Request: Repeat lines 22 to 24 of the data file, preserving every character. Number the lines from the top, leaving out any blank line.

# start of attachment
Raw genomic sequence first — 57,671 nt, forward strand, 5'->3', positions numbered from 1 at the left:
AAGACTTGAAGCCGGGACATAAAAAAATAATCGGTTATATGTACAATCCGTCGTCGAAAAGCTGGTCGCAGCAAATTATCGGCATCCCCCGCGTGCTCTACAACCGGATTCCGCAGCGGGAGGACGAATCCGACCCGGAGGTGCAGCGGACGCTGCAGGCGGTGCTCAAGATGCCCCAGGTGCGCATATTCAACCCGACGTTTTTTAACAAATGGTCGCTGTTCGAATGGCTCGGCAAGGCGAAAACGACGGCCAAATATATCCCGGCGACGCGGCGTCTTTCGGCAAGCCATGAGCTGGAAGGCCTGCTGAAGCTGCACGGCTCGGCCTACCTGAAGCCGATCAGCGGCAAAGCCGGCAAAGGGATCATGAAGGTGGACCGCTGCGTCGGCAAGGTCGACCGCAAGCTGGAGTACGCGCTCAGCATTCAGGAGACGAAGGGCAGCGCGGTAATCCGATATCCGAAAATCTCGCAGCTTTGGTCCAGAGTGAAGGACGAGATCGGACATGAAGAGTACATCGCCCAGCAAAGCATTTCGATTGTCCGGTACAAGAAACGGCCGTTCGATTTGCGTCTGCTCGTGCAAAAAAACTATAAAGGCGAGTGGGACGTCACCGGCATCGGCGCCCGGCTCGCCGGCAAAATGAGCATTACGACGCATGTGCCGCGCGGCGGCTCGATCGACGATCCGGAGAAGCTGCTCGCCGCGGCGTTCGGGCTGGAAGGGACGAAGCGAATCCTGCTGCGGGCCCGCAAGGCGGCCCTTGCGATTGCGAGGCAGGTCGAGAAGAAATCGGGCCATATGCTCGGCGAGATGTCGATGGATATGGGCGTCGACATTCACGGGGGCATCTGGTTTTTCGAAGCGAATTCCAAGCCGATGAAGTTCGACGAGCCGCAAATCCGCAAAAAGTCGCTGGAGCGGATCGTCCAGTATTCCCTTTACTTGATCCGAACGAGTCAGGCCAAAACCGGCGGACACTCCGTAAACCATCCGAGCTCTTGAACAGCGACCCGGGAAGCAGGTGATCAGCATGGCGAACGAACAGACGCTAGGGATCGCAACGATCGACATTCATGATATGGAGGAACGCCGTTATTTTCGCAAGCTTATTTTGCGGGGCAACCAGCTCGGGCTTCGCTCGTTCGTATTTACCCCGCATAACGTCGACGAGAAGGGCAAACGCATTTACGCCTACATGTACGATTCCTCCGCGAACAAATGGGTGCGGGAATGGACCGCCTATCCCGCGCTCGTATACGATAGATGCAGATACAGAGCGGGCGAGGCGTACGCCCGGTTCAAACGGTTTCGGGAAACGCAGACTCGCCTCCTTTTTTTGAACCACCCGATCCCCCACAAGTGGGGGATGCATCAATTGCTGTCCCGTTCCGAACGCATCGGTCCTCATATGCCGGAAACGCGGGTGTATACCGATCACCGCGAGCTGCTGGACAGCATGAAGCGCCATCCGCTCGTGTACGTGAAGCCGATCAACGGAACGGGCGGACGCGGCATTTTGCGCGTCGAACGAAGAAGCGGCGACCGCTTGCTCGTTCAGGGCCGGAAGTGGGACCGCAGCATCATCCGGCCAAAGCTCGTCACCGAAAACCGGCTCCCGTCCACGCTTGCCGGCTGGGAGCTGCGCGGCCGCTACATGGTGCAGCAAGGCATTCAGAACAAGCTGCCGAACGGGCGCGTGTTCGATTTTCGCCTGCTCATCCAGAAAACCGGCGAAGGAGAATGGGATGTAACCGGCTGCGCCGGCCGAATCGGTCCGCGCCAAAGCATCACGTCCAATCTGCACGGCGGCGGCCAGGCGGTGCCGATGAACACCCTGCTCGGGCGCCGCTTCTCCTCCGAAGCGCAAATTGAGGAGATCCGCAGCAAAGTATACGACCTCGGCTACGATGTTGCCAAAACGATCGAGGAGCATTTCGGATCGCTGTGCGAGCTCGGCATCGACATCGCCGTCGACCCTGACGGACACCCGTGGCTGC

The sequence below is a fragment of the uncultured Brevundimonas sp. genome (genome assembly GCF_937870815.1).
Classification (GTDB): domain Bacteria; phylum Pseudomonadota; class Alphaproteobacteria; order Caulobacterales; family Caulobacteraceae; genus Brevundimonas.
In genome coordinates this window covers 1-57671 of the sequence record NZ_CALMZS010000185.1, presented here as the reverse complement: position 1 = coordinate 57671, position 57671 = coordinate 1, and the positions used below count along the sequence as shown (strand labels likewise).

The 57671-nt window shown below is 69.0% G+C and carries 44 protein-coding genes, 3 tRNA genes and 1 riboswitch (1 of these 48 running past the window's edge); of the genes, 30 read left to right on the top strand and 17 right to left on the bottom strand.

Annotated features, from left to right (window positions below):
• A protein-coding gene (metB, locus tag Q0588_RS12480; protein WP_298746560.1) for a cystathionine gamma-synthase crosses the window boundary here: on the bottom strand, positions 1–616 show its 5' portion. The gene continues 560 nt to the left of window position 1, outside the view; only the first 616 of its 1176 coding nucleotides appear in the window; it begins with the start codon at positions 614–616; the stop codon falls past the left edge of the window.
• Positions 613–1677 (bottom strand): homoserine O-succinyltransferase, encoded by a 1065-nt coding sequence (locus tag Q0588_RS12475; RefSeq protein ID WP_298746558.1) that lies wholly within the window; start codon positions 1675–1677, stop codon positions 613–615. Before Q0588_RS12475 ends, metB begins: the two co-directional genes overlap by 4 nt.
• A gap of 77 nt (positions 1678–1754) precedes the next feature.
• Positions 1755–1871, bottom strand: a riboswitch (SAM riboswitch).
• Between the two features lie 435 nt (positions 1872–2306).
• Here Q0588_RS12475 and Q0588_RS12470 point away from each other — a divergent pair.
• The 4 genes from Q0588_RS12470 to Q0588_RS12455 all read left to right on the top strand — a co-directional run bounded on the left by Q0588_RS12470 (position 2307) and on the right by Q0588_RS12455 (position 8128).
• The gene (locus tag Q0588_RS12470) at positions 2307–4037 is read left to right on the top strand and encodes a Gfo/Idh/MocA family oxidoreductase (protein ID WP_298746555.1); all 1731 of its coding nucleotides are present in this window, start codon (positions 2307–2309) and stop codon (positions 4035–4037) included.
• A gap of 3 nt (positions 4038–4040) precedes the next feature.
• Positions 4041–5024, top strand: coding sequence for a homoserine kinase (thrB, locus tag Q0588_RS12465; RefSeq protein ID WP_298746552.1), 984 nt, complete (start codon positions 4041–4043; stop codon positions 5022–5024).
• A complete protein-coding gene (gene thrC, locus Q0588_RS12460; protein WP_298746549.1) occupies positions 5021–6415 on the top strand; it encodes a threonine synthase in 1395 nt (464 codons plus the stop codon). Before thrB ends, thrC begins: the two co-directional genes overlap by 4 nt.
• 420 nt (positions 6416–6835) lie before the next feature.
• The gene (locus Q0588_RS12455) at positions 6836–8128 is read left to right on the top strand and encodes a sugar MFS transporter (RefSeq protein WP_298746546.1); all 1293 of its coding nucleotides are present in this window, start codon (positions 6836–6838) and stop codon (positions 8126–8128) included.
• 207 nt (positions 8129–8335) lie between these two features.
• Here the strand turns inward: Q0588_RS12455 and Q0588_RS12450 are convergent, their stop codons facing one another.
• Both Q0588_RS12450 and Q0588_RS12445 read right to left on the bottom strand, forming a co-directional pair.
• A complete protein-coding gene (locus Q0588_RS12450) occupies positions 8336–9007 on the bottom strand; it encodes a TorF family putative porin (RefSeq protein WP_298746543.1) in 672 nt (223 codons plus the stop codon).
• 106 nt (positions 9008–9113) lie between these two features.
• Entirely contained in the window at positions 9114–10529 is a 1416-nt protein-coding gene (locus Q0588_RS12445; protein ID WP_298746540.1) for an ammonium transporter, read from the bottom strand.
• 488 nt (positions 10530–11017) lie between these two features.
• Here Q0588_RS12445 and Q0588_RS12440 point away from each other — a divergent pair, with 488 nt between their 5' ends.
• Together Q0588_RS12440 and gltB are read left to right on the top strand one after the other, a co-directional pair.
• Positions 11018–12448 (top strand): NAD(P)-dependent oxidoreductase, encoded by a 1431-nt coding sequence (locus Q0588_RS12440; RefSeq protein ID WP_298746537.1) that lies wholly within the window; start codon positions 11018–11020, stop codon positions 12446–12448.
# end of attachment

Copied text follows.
• Here the strand turns inward: Q0588_RS12455 and Q0588_RS12450 are convergent, their stop codons facing one another.
• Both Q0588_RS12450 and Q0588_RS12445 read right to left on the bottom strand, forming a co-directional pair.
• A complete protein-coding gene (locus Q0588_RS12450) occupies positions 8336–9007 on the bottom strand; it encodes a TorF family putative porin (RefSeq protein WP_298746543.1) in 672 nt (223 codons plus the stop codon).